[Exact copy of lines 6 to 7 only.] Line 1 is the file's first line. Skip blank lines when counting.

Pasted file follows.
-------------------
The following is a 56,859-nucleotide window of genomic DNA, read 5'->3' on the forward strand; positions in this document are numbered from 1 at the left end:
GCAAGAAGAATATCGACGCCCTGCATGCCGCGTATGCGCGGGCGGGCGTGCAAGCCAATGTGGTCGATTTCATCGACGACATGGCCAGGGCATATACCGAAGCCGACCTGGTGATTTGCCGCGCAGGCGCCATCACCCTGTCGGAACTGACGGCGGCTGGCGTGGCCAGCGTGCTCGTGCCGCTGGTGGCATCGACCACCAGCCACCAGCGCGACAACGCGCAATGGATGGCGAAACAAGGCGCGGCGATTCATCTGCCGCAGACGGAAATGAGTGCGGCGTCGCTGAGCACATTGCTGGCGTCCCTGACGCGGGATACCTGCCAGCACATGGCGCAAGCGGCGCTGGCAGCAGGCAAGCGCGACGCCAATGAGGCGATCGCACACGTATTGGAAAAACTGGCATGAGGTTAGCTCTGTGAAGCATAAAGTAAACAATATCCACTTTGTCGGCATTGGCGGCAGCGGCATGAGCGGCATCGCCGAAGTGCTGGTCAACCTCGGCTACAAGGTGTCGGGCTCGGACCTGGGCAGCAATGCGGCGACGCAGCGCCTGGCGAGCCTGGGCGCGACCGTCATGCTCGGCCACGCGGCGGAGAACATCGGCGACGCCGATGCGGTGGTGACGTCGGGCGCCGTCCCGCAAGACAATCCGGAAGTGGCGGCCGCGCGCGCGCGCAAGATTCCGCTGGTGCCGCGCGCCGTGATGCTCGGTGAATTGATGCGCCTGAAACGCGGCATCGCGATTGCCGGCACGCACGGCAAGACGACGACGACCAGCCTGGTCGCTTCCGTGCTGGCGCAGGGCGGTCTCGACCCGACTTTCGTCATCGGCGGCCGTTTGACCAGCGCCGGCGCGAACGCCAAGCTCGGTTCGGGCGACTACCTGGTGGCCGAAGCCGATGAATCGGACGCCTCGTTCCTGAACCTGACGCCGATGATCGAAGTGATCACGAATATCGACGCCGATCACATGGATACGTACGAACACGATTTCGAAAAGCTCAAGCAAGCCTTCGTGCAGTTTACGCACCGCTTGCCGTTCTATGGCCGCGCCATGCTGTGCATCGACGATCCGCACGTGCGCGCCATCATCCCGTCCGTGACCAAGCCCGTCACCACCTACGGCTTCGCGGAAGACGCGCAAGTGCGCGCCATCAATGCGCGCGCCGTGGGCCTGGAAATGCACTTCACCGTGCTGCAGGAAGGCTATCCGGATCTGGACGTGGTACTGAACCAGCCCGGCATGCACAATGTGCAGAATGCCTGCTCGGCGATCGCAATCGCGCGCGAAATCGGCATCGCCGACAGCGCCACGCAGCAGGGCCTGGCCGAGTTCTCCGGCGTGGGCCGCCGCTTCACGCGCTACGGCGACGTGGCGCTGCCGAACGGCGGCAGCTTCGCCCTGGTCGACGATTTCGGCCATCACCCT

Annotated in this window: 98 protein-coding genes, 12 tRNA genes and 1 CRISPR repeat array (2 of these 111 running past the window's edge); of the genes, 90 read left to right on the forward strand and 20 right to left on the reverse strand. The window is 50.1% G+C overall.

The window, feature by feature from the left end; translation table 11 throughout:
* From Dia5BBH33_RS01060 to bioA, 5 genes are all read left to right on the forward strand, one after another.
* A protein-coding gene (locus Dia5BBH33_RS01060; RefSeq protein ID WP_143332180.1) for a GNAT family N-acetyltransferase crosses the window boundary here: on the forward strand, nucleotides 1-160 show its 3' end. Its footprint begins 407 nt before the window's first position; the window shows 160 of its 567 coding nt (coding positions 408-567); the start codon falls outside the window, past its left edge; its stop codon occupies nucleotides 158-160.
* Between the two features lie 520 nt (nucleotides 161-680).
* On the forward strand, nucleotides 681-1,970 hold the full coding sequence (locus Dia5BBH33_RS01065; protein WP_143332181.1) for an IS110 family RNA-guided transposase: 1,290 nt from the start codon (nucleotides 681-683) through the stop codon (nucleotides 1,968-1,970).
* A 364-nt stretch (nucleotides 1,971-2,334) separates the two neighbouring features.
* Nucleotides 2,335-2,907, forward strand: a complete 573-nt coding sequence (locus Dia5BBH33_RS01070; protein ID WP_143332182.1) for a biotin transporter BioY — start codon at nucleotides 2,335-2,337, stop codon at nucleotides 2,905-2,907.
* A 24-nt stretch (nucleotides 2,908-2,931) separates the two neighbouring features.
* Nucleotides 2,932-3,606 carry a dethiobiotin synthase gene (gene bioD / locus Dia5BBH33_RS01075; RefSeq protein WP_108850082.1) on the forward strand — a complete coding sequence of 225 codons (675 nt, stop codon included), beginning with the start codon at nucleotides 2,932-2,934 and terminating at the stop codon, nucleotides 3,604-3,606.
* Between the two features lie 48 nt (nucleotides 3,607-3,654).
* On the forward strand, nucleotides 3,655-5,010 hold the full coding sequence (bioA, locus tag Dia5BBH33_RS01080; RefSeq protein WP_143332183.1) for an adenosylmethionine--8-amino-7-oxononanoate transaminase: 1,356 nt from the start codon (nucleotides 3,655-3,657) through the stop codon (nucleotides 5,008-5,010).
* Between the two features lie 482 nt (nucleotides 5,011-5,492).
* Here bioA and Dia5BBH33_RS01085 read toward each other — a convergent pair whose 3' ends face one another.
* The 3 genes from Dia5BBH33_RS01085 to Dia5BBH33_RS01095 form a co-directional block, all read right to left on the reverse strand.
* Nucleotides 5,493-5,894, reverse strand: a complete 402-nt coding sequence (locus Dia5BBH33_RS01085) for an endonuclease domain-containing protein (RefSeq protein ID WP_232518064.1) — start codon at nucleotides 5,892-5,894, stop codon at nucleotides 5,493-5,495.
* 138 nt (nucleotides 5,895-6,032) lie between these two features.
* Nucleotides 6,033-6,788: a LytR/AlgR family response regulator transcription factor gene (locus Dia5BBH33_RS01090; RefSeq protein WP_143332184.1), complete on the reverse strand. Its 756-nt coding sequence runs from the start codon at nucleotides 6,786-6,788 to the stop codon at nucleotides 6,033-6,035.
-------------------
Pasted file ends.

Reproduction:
* A protein-coding gene (locus Dia5BBH33_RS01060; RefSeq protein ID WP_143332180.1) for a GNAT family N-acetyltransferase crosses the window boundary here: on the forward strand, nucleotides 1-160 show its 3' end. Its footprint begins 407 nt before the window's first position; the window shows 160 of its 567 coding nt (coding positions 408-567); the start codon falls outside the window, past its left edge; its stop codon occupies nucleotides 158-160.
* Between the two features lie 520 nt (nucleotides 161-680).